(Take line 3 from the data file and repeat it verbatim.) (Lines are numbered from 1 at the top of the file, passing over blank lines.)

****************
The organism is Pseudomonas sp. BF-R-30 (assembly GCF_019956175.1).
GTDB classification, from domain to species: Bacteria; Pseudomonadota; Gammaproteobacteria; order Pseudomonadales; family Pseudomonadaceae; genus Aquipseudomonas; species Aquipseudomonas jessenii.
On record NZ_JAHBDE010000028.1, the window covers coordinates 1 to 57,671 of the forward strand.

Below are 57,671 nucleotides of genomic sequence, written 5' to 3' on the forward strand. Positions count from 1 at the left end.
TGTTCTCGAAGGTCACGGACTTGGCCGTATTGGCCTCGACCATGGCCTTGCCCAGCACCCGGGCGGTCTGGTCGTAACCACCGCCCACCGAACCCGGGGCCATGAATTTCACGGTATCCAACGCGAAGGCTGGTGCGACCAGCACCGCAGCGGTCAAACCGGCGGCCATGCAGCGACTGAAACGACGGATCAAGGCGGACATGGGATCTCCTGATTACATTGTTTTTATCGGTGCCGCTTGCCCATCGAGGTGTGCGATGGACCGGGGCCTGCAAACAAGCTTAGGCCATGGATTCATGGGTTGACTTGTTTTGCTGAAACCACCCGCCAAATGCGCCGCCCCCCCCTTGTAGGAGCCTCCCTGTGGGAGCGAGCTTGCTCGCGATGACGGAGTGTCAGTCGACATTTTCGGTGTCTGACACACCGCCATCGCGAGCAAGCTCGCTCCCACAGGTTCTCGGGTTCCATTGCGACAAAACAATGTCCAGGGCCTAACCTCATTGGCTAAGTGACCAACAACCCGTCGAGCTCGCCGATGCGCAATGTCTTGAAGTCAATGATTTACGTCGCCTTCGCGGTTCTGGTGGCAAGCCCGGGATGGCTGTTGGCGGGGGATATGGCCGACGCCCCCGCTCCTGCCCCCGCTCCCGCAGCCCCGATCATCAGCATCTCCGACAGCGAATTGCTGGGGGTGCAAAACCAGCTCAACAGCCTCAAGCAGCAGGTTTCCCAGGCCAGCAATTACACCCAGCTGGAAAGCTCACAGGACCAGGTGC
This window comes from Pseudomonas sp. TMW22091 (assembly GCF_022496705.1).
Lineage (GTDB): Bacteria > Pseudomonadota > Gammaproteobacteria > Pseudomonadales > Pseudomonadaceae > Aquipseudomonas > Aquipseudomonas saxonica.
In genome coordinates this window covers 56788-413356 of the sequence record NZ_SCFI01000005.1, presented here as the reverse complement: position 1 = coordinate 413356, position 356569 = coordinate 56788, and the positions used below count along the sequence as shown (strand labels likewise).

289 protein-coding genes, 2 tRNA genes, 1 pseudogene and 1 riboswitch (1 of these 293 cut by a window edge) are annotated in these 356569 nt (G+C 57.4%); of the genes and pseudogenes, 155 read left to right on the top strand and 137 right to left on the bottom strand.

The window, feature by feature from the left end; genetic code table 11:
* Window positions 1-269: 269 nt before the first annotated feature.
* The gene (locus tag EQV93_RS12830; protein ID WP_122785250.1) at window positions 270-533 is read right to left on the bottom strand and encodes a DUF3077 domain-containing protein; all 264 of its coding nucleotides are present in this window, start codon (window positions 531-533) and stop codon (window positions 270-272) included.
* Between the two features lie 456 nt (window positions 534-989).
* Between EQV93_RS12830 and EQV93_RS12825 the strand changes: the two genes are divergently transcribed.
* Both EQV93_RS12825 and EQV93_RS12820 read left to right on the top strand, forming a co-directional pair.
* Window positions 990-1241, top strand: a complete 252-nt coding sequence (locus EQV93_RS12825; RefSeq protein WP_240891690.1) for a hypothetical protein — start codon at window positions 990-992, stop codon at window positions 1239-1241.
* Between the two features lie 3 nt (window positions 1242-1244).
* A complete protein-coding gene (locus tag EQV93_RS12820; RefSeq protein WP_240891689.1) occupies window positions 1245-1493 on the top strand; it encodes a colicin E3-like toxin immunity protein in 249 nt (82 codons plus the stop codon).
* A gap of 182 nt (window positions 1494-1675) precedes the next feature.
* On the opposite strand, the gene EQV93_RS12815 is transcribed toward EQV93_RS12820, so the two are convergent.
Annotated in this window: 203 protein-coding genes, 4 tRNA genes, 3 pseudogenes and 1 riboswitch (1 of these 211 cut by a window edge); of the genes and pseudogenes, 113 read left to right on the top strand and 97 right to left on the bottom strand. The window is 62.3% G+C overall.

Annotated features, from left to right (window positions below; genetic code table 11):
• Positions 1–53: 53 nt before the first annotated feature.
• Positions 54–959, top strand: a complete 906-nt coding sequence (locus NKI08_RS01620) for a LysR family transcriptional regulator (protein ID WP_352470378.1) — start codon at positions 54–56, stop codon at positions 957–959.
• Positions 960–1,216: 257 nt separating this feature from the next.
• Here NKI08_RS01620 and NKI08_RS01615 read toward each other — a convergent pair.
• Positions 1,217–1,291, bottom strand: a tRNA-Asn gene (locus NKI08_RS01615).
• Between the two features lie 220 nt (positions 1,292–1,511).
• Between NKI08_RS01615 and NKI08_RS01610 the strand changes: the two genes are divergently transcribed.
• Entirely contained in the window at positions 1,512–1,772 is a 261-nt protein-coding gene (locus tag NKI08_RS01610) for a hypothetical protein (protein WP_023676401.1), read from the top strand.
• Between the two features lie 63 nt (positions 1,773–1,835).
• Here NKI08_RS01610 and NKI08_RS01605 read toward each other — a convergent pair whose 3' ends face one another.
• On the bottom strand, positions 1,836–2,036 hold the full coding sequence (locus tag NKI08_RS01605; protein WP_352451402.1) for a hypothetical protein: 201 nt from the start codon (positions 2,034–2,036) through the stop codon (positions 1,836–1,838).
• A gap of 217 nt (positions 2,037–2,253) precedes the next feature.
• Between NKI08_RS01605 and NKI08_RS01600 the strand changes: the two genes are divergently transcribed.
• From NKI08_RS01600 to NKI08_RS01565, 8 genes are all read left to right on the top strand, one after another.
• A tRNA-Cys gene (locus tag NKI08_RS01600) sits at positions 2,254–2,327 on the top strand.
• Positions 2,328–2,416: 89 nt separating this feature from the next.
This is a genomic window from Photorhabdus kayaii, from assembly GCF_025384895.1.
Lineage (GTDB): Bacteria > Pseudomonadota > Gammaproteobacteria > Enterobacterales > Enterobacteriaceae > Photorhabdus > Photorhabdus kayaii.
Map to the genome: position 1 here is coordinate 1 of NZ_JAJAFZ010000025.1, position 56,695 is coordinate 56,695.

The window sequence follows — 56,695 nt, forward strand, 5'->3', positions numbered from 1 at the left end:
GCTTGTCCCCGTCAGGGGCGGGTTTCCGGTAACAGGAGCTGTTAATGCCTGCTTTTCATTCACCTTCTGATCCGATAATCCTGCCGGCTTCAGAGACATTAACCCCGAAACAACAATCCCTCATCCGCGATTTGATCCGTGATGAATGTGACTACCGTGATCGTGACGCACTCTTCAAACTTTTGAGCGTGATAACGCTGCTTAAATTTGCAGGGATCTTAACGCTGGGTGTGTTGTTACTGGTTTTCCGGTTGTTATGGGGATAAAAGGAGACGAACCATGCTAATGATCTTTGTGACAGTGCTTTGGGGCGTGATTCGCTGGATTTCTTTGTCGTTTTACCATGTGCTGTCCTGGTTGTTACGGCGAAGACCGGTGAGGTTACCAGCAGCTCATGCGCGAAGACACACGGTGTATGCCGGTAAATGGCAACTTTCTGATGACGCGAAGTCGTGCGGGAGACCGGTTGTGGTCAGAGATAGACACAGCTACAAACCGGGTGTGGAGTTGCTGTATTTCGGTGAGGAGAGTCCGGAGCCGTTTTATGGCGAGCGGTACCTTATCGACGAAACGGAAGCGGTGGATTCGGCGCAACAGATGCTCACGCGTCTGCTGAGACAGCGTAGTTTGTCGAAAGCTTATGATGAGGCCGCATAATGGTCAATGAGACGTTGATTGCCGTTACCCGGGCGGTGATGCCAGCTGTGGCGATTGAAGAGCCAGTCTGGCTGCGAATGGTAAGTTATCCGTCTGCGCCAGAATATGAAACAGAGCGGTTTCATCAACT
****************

On record NZ_JAHBDE010000028.1, the window covers coordinates 1 to 57,671 of the forward strand.